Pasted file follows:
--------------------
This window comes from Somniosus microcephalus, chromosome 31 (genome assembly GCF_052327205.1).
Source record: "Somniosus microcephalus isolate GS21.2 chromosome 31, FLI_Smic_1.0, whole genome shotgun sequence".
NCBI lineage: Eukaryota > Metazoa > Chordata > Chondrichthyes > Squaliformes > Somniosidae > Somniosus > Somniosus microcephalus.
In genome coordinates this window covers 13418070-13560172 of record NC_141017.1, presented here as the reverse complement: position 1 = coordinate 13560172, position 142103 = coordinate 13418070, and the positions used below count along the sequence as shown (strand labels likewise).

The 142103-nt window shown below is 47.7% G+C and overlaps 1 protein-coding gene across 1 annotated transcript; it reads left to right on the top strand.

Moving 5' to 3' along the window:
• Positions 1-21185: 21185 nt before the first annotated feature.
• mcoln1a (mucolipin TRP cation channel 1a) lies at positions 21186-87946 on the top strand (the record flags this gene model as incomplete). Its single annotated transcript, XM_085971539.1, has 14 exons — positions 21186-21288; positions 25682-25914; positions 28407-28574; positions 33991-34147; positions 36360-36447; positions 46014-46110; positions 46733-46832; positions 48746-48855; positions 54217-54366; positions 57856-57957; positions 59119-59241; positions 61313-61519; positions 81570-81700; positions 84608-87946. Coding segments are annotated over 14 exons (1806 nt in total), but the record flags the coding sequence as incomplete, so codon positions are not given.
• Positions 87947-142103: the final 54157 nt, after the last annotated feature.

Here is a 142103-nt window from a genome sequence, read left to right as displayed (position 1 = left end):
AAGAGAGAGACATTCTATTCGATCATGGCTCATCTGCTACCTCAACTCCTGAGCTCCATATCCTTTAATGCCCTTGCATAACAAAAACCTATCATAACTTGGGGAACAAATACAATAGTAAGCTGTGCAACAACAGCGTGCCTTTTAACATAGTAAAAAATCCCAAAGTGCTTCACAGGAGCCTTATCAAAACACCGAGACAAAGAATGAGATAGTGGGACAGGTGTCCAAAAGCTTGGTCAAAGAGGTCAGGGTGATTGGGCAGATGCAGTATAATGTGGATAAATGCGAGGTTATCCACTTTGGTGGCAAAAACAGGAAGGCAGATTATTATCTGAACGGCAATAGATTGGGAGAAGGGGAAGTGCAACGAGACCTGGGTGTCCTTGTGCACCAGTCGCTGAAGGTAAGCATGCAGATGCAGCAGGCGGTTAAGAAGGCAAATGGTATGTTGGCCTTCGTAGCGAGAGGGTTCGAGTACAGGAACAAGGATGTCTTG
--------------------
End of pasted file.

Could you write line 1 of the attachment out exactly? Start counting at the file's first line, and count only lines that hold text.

This window comes from Somniosus microcephalus, chromosome 31 (genome assembly GCF_052327205.1).